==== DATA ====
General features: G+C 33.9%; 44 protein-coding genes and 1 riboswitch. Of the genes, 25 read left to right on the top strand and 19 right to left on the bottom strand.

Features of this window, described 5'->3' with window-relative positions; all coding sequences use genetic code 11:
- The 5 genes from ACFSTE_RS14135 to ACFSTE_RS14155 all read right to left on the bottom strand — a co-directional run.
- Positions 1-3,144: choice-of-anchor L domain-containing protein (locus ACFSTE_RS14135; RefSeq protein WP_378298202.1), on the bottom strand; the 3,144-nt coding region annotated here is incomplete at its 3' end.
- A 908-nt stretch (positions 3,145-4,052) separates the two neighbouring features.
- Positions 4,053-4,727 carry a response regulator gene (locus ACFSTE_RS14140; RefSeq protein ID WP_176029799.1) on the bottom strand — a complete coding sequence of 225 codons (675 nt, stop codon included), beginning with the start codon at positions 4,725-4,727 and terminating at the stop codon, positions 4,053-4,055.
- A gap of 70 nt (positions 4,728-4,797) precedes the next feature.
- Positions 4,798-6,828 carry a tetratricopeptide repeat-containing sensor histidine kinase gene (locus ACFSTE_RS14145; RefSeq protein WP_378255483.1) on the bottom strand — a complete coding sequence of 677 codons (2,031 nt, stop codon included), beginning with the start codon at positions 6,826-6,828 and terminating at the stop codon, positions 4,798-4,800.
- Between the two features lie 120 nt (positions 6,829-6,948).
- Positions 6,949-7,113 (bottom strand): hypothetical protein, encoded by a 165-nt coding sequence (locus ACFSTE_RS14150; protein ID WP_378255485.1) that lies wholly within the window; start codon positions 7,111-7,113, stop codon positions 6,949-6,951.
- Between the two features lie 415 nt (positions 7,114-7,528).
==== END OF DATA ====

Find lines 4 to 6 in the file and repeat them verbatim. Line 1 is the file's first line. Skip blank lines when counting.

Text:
- Positions 1-3,144: choice-of-anchor L domain-containing protein (locus ACFSTE_RS14135; RefSeq protein WP_378298202.1), on the bottom strand; the 3,144-nt coding region annotated here is incomplete at its 3' end.
- A 908-nt stretch (positions 3,145-4,052) separates the two neighbouring features.
- Positions 4,053-4,727 carry a response regulator gene (locus ACFSTE_RS14140; RefSeq protein ID WP_176029799.1) on the bottom strand — a complete coding sequence of 225 codons (675 nt, stop codon included), beginning with the start codon at positions 4,725-4,727 and terminating at the stop codon, positions 4,053-4,055.